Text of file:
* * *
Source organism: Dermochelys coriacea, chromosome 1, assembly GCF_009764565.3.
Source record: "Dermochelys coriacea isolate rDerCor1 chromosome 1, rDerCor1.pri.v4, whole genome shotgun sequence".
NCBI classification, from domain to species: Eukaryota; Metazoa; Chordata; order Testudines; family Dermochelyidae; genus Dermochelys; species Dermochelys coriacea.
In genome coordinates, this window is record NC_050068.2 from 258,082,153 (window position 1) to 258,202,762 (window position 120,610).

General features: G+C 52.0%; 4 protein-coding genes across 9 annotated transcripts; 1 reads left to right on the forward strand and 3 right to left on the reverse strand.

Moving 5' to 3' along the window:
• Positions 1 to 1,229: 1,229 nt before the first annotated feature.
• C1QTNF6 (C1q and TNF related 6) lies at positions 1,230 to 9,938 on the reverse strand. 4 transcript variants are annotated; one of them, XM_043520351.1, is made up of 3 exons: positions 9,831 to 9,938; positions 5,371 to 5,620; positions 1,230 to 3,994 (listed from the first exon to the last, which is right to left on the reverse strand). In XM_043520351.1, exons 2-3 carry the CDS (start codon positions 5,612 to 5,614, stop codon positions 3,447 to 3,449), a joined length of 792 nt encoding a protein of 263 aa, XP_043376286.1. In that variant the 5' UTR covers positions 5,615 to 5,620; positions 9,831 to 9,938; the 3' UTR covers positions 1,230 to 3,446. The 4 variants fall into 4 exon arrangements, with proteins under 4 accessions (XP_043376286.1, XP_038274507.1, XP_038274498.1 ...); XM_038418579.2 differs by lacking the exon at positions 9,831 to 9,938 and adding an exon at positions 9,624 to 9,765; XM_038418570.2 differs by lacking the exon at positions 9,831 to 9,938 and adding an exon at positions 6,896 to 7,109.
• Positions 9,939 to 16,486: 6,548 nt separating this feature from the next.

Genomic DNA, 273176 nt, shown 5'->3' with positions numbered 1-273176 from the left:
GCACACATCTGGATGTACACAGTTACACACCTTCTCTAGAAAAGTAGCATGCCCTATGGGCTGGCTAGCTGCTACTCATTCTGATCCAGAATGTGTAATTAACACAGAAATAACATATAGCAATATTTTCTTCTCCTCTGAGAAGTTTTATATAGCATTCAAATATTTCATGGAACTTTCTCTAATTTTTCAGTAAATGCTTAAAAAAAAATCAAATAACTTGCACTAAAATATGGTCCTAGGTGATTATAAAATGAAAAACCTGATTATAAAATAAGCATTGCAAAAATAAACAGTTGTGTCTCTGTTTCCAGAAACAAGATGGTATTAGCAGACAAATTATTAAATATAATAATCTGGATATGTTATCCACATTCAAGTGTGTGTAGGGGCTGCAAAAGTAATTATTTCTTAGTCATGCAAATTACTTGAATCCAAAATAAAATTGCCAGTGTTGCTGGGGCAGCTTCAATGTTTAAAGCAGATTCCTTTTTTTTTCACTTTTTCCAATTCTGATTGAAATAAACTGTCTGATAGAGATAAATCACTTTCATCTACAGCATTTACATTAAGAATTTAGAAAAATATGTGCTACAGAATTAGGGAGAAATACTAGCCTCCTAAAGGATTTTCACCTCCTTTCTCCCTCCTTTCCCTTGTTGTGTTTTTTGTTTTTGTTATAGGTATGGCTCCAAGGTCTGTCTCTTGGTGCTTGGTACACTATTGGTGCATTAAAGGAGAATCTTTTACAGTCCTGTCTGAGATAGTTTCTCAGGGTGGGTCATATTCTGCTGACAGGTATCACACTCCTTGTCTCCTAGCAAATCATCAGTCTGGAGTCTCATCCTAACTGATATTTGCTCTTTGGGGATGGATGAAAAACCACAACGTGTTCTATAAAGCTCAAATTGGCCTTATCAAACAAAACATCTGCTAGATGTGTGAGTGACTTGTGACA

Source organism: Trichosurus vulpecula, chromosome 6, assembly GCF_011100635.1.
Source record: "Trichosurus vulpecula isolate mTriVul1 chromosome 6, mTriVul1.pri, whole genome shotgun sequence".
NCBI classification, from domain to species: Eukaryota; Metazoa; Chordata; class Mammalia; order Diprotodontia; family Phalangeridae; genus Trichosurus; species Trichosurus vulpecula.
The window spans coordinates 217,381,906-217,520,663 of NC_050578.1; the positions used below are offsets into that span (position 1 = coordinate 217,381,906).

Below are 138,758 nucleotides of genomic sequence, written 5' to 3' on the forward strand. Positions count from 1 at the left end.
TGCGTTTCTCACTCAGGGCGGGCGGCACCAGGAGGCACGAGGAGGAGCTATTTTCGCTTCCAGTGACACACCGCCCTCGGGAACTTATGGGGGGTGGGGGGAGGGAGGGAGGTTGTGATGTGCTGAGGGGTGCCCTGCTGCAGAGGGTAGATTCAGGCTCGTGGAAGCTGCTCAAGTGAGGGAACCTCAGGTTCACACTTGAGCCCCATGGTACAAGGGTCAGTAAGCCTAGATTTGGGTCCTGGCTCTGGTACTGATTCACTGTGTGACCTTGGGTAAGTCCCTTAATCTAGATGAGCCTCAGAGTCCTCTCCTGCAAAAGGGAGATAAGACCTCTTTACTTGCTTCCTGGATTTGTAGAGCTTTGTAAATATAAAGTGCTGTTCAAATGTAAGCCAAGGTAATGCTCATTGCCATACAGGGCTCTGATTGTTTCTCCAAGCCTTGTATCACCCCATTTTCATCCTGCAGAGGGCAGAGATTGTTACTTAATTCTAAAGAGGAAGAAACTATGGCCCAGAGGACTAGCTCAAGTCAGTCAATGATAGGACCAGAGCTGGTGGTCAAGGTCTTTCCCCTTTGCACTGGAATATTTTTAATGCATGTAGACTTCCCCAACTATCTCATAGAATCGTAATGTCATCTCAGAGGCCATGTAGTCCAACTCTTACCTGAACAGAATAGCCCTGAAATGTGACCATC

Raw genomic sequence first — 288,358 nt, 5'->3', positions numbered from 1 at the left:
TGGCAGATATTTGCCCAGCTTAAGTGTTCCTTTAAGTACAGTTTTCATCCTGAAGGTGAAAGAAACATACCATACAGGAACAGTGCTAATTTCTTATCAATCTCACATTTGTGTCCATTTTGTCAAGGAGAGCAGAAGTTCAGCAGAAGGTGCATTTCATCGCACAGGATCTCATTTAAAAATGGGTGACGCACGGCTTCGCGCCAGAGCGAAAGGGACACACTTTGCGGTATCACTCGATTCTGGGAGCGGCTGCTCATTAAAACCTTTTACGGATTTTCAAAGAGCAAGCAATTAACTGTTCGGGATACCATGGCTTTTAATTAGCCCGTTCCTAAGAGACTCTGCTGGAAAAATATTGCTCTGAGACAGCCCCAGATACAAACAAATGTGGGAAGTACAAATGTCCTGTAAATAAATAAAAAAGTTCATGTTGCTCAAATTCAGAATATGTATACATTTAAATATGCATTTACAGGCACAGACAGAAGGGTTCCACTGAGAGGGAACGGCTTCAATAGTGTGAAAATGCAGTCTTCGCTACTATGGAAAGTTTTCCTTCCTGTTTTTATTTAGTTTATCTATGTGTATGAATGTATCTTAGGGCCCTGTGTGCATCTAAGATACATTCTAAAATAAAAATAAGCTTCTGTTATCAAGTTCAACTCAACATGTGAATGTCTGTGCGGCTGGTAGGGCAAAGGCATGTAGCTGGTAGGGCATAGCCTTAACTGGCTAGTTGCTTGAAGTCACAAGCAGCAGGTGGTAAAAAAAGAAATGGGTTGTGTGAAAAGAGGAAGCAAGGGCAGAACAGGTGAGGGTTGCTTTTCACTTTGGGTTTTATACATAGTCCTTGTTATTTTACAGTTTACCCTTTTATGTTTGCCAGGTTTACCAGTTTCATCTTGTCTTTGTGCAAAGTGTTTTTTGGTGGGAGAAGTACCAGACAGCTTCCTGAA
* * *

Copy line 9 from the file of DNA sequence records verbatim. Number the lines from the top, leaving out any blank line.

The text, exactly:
• Positions 9,939 to 16,486: 6,548 nt separating this feature from the next.